"This week I have become a 19-year-old single dad to two kids."

Urban dictionary defines “hospital pass” as: a panicked pass in a sporting match, to a player likely to be tackled heavily as soon as the ball is received.

I define “hospital pass” as: two parents leaving the country and asking their eldest son to look after his two younger siblings.

For 10 days.

While he works full time.

And they start school.


I’m torn, really. I don’t know whether I  should feel honoured my parents entrusted me with their two youngest children  for ten days, or sour at the fact I had no choice in the matter.

It’s day three of ten and they’re alive. But I’m a little peeved at the lack of nomination for Father of Year.

I’m in envy of my siblings, and their opportunity to have me as a Dad for the week.

My sister (11) and brother (8) are both blissfully ignorant as to how little I care about them misbehaving.

I’m approaching these ten days with a long-term goal in mind: when I hand them back over to Mum and Dad, they must be living. That will be a mission completed successfully.

Anything that happens in the interim is irrelevant; unimportant; meaningless.

Listen to Holly Wainwright and Andrew Daddo discuss the perils of suddenly becoming a single parent, on This Glorious Mess. Post continues after audio…

Day 1

10am – Drop parents off at Sydney International Airport. Compulsory kerbside goodbye hugs while many men in yellow vests shout some things.

Brother and sister sad etc. Drive away from drop-off point complaining about poor organisation of airport traffic. “Why is there one lane? Biggest airport in Australia. Not good enough. You’d think they could do better”.

Realise am becoming my Dad.

10.15am – On way home. Small voice from backseat asks about Concord plane crash. I explain fire and many deaths etc. Teaching moment. Pleased.

4pm – This thing happened where we arrived home and I forgot about them for five hours.

4.05pm – Shout out. No response. Plan search through house. Make toast in case search is long and arduous.

4.06pm – Scour upstairs. No one there. Finish toast. Rations low.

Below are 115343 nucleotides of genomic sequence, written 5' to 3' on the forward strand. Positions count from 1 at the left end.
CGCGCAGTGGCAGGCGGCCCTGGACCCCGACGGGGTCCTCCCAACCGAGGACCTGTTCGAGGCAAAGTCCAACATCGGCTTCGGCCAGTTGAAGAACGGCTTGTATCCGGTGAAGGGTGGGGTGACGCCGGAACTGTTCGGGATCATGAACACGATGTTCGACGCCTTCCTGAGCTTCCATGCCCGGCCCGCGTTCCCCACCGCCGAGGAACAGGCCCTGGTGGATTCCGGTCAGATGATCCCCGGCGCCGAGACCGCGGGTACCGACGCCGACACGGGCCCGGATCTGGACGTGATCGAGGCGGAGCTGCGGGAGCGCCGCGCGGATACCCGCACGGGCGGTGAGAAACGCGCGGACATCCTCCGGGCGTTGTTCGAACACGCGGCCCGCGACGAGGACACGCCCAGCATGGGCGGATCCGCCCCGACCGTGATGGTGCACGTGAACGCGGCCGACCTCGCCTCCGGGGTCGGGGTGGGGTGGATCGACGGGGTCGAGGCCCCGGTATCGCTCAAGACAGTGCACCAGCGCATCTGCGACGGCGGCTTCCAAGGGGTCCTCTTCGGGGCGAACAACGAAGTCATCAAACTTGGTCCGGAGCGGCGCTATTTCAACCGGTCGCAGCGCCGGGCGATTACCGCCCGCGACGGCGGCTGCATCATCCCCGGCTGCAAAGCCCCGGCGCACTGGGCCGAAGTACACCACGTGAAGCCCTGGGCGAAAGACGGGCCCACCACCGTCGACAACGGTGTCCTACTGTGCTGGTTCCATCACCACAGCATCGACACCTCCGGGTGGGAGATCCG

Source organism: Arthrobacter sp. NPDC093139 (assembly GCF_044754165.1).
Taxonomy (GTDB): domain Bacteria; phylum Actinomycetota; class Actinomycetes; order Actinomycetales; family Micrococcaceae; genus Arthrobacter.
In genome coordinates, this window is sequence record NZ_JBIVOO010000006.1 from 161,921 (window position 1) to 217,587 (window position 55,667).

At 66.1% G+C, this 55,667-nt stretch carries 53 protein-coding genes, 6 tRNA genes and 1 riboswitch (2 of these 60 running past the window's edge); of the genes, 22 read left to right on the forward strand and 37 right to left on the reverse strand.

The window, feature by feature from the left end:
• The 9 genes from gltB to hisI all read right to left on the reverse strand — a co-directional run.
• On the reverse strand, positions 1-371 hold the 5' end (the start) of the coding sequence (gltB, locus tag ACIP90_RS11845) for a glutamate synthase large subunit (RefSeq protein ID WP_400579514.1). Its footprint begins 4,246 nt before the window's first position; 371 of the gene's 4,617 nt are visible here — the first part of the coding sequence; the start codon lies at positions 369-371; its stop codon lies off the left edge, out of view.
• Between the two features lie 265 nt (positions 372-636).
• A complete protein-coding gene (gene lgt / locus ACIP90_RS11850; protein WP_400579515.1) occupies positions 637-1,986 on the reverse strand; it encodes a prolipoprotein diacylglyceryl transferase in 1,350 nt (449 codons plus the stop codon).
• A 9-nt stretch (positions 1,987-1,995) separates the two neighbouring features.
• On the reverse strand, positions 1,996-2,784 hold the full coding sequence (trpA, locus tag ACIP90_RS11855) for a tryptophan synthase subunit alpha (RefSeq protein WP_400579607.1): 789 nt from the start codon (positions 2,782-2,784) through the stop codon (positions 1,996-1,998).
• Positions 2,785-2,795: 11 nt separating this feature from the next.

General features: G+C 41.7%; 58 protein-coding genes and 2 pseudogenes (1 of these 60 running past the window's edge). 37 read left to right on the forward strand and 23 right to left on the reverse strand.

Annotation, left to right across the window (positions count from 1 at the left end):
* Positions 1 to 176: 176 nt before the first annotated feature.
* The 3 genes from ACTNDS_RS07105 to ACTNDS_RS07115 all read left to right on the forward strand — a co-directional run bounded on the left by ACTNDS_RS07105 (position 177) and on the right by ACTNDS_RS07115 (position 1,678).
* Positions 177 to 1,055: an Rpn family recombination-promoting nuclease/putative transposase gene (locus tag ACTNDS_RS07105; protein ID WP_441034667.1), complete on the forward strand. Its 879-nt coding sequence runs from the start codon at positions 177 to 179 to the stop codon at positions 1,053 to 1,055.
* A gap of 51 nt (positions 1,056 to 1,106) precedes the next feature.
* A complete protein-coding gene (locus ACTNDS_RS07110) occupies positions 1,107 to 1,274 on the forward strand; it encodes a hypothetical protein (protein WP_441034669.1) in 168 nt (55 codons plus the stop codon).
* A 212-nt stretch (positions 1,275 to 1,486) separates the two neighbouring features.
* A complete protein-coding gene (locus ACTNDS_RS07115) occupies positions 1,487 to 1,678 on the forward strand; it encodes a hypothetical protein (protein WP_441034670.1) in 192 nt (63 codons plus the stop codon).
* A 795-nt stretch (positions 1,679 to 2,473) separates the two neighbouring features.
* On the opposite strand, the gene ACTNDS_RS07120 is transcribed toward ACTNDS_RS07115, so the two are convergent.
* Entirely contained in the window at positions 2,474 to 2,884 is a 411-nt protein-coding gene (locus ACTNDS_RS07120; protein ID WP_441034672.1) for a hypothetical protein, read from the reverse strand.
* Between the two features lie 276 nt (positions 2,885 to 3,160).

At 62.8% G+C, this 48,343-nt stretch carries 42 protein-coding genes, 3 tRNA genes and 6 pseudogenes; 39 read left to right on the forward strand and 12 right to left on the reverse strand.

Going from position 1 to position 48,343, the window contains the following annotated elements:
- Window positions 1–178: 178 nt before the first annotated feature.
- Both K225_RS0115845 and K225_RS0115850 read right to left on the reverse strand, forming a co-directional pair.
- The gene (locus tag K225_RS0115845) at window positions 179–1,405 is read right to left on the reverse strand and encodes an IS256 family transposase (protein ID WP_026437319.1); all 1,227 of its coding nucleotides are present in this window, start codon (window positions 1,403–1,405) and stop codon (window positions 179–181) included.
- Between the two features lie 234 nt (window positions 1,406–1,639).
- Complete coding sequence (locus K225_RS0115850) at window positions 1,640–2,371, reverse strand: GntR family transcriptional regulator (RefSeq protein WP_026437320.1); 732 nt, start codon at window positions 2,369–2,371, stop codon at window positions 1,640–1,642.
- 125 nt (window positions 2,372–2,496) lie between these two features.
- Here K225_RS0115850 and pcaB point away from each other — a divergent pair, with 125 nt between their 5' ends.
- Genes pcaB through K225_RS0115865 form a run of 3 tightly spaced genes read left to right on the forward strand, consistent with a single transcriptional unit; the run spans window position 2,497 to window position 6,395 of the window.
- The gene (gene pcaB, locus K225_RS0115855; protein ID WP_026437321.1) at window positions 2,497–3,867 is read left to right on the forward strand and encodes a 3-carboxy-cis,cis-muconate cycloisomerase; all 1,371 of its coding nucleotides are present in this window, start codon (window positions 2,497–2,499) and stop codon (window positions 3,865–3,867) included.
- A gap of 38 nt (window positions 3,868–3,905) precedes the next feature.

4.08pm – Sister watching videos on computer in living room. YouTube. Much laughing. Safe and also alive. Success.


4.09pm – Brother (8) in TV room. Playing Xbox.

Has found shooting video games, which are hidden, on account of him not being allowed to play them. Clearly not well enough.

Call of Duty: Black Ops. Look on his face resembles dog caught peeing on carpet. Well aware this is defining moment for me as parent. Ask self ‘What would Phil Dunphy do?’


4.10pm – Decide best course of action is sit down and also play Call of Duty: Black Ops. Am cool dad. I supervise, explain benefits of throwing grenades when enemies in large groups etc. Teaching moment.

4.30pm – Leave brother to play Xbox alone, satisfied have imparted sufficient knowledge.

5.14pm – Celebratory beer.

5.30pm – Friend comes over. More celebratory beers. Children quiet. Call out to confirm wellbeing. All ok.

8pm – Realise neither have moved in 10 hours. Also, dinner is a thing I am responsible for. Order pizza. Brother wants hawaiian. Sister wants salami. Swim while waiting for delivery. Happy times.

8.23pm – Eat pizza together at table. Kids tired after difficult day on respective couches. Sister removes salami from salami pizza.

8.40pm – Ask for help clearing table. Much eye-rolling, despite fact we didn’t use plates. Inform both children TEN MINUTES TILL BEDTIME.

10.45pm – Check on sleeping children. Beds noticeably missing sleeping children. Minor heart attack.

Locate in TV room. Wearing clothes from this morning. GUYS I JUST… I’m not angry. I’m just disappointed.

*mic drop*. Walk out.

10.46pm – Walk back in. “No but seriously go to bed.”

Day 2

7.14am – Debrief (with self) on events of day prior. Decide congratulations in order, as both still alive.

9.45am – Brother playing Call of Duty again. Forgot to eat breakfast. Still in pyjamas.

It is at this point I come to a conclusion: small children are inept in the realm of self-sufficiency.

If I don’t tell him to shower, he won’t shower. If I don’t tell him to drink water, he’ll shrivel. If I don’t remind him to eat, he will die. Without a doubt. He’ll be hungry, sure… but unable to process how he could POSSIBLY make food go from the fridge into his face. It’s just… it’s too many steps.


I feel like I’m caring for an incontinent blind man.

11.45am – Have to run off to work for the afternoon. Organise friend to play parent role in my absence. Brief stand-in parent on long-term goal:

Watch. Feed on occasion. Keep alive.